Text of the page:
By Michael Gravitz, Director of Policy & Legislation at Marine Conservation Institute People often ask us how the oceans are doing and whether things are getting better or worse for them. It’s natural to get that question a lot around International Oceans Day, June 8th, when there is more attention in the media about all … Continue reading Happy World Oceans Day!
Help us Create a Splash for Blue Parks! Join Marine Conservation Institute on June 29, 2019 for great beer and delicious hors d’oeuvres at the loft of Lagunitas Brewery, in Petaluma, CA. Learn about Blue Parks, and our exciting work to save the ocean’s most important places! We will share our successes establishing a Global … Continue reading Raise a Glass for the Ocean!
By Lance Morgan, President of Marine Conservation Institute “The one process now going on that will take millions of years to correct is the loss of genetic and species diversity by the destruction of natural habitats. This is the folly our descendants are least likely to forgive us.” – E. O. Wilson Today is a … Continue reading For International Biodiversity Day – Stop Eating Seafood that comes from Bottom Trawling
Featured Pic: Chaunacops coloratus, a rare species of anglerfish discovered in 1891and filmed in the wild for the first time at the Taney Seamounts. Photo courtesy of NOAA. By Samuel Georgian, Marine Biogeographer at Marine Conservation Institute The Taney Seamounts are a chain of five seamounts spanning a distance of 33 miles across the seafloor off … Continue reading Taney Seamounts: Collapsed Calderas and New Species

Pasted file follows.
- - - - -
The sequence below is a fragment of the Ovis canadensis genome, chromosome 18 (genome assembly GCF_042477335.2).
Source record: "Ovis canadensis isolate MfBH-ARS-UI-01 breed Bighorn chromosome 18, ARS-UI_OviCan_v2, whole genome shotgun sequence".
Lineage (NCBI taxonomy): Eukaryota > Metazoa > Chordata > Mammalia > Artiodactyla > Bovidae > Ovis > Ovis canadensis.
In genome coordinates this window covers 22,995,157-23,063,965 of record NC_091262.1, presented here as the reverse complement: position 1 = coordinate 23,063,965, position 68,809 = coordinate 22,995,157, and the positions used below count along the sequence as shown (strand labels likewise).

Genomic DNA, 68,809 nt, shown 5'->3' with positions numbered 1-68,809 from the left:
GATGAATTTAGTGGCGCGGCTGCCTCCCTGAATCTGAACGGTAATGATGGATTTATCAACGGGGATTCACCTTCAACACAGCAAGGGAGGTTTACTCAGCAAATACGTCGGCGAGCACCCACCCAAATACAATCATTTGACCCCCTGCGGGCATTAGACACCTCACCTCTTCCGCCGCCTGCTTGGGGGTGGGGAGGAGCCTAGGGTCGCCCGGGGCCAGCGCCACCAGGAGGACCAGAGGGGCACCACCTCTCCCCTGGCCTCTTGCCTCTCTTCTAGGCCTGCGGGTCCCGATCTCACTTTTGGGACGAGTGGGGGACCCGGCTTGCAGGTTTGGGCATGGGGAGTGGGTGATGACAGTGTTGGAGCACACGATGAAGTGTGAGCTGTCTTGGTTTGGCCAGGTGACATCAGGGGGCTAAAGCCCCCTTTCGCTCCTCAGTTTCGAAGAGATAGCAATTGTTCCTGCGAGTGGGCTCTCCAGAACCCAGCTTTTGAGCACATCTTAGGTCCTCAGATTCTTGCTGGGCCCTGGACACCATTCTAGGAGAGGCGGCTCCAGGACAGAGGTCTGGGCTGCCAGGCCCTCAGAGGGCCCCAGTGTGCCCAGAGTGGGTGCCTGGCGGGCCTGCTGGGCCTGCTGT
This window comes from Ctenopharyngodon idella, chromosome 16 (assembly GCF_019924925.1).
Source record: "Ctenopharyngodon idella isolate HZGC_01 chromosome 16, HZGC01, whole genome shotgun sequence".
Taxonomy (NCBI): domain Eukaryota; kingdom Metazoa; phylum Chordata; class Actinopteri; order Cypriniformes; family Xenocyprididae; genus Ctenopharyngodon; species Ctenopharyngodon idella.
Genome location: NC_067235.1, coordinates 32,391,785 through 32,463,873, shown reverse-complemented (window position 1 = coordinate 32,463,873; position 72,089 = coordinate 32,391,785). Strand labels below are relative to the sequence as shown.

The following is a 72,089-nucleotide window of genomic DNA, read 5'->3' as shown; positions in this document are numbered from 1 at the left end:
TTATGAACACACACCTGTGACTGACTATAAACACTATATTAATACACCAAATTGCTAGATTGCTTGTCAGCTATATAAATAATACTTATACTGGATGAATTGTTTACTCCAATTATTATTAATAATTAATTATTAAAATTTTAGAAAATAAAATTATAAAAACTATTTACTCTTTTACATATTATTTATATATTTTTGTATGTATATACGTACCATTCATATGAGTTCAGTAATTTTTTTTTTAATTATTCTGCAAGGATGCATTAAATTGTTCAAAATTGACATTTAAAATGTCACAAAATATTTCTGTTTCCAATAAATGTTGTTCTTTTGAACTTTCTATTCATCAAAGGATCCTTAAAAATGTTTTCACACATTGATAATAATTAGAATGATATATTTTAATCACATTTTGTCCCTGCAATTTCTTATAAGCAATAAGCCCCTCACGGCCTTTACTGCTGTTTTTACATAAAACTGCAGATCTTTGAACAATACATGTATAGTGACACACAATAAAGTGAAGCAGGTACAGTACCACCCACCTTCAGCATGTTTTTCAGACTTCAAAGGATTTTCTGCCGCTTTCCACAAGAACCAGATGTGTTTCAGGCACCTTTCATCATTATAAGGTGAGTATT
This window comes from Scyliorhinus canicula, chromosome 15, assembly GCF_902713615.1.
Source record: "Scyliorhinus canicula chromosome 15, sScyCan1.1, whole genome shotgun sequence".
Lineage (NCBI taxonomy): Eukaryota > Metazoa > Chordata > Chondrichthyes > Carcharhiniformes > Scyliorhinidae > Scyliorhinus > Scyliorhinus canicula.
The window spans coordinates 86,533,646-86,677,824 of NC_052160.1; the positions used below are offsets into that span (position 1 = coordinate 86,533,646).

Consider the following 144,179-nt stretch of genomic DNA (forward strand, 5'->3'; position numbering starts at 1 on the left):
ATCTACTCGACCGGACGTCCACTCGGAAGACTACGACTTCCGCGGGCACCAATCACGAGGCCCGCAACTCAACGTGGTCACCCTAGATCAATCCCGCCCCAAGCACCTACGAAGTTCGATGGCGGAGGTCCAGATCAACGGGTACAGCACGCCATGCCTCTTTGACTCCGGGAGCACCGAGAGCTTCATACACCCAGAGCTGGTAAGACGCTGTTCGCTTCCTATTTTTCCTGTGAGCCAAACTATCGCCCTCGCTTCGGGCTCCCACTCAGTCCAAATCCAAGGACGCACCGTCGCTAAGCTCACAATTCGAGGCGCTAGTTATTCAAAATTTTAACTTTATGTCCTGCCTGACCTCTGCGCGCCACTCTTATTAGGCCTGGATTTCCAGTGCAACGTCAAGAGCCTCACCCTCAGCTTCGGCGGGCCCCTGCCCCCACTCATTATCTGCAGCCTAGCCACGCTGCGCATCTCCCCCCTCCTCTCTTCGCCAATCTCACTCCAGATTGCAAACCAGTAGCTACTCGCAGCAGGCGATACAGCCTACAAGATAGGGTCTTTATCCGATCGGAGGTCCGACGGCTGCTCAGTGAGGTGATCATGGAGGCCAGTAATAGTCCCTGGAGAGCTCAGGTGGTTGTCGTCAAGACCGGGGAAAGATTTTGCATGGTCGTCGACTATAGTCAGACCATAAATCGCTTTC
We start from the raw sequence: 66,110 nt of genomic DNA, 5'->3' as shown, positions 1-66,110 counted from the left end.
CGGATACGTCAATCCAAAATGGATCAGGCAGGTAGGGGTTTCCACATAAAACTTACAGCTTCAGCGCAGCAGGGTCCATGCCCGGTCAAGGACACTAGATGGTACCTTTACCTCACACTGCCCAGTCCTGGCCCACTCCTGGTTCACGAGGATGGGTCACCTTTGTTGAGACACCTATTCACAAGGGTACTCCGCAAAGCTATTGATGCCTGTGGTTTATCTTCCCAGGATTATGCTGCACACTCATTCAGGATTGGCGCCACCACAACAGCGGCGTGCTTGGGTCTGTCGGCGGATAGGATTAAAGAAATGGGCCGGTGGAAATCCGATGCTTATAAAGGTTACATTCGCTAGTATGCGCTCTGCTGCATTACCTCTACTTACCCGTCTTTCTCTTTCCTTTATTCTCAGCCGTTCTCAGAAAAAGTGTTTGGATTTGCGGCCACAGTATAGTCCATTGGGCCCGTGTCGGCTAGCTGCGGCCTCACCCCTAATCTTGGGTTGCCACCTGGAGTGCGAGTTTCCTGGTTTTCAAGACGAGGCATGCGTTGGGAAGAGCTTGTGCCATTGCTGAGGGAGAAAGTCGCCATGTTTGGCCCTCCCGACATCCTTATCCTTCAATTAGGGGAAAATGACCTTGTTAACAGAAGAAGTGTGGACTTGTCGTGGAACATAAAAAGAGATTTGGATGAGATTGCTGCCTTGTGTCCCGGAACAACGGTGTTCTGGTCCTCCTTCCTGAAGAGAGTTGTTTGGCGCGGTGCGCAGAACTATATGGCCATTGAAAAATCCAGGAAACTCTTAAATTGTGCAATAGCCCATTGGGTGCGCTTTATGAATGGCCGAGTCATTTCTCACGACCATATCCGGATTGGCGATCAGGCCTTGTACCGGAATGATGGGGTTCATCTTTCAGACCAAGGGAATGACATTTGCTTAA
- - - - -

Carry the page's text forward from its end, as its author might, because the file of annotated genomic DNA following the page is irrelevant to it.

Featured Pic: Pillow lava, a unique type of basalt rock that forms during underwater volcanic eruptions. Photo courtesy NOAA. By Samuel Georgian, Marine Biogeographer at Marine Conservation Institute Rodriguez Seamount is a 10–12 million-year-old seamount located approximately 42 miles off the coast of southern California. It towers over a mile above the seafloor, with its tallest … Continue reading Rodriguez Seamount – A Geologic Rarity
Featured Pic: The remotely operated vehicle (ROV) Hercules explores the San Juan Seamount. Photo courtesy of Ocean Exploration Trust. By Samuel Georgian, Marine Biogeographer at Marine Conservation Institute San Juan Seamount Seamounts are massive underwater mountains – usually extinct volcanoes – that tower thousands of feet above the seafloor. Some seamounts however, including the San Juan … Continue reading San Juan Seamount: An Ancient Archipelago
Featured Pic: A colorful Ruby Brittle Star (Ophioderma rubicundum) in the Flower Garden Banks National Marine Sanctuary. Photo courtesy of NOAA. By Samuel Georgian, Marine Biogeographer at Marine Conservation Institute If you have ever seen a brittle star, you may have assumed that you were looking at the closely related starfish instead. Starfish and brittle stars are both members … Continue reading Denizens of the Deep: Are Brittle Stars the Best House Guests?
We are happy to shine this Global Ocean Refuge System Partner Spotlight on Marine Applied Research and Exploration (MARE)! MARE’s mission is to explore and document the world’s oceans to support their conservation and management. Recognizing the lack of visual data available on deep sub-tidal habitats, and that accurate data is critical to inform … Continue reading Global Ocean Refuge Partner Spotlight: MARE
Featured Pic: A giant Pacific octopus (Enteroctopus dofleini) observed on Cordell Bank during a Marine Conservation Institute and Marine Applied Research & Exploration (MARE) cruise off the coast of northern California. Photo credit: MARE and NOAA. By Samuel Georgian, Marine Biogeographer at Marine Conservation Institute Octopuses are seriously cool creatures. They can rapidly change the color … Continue reading Denizens of the Deep: The Octopuses Who Make Their Homes on Seamounts
Feature pic: Octocoral, sponge, and feather star on the Davidson Seamount, by NOAA / MBARI. Our ocean is filled with amazing creatures, big and small. Most of its life is actually far smaller than we can see: there are millions of microscopic animals, plants, and more thriving in our ocean. Human lives may directly depend on these … Continue reading Seamounts medicine? Why your next antibiotic may come from the deep sea.